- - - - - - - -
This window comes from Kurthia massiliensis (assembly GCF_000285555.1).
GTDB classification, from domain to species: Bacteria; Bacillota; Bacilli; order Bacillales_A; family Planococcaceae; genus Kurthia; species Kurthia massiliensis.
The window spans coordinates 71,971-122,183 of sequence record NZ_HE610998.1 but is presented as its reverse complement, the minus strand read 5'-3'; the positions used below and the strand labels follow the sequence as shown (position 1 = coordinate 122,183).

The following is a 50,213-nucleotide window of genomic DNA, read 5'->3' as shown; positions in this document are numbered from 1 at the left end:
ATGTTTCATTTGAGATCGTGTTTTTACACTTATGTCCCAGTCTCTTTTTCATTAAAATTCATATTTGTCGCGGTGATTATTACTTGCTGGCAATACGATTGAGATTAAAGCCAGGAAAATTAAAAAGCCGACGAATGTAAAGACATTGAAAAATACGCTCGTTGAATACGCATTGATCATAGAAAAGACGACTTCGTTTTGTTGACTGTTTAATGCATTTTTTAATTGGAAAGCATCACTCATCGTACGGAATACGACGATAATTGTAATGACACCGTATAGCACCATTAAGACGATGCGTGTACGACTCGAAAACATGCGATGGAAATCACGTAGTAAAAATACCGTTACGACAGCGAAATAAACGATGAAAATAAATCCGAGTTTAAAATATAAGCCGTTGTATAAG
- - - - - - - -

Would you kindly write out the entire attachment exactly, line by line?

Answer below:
This window comes from Kurthia massiliensis (assembly GCF_000285555.1).
GTDB classification, from domain to species: Bacteria; Bacillota; Bacilli; order Bacillales_A; family Planococcaceae; genus Kurthia; species Kurthia massiliensis.
The window spans coordinates 71,971-122,183 of sequence record NZ_HE610998.1 but is presented as its reverse complement, the minus strand read 5'-3'; the positions used below and the strand labels follow the sequence as shown (position 1 = coordinate 122,183).

The following is a 50,213-nucleotide window of genomic DNA, read 5'->3' as shown; positions in this document are numbered from 1 at the left end:
ATGTTTCATTTGAGATCGTGTTTTTACACTTATGTCCCAGTCTCTTTTTCATTAAAATTCATATTTGTCGCGGTGATTATTACTTGCTGGCAATACGATTGAGATTAAAGCCAGGAAAATTAAAAAGCCGACGAATGTAAAGACATTGAAAAATACGCTCGTTGAATACGCATTGATCATAGAAAAGACGACTTCGTTTTGTTGACTGTTTAATGCATTTTTTAATTGGAAAGCATCACTCATCGTACGGAATACGACGATAATTGTAATGACACCGTATAGCACCATTAAGACGATGCGTGTACGACTCGAAAACATGCGATGGAAATCACGTAGTAAAAATACCGTTACGACAGCGAAATAAACGATGAAAATAAATCCGAGTTTAAAATATAAGCCGTTGTATAAG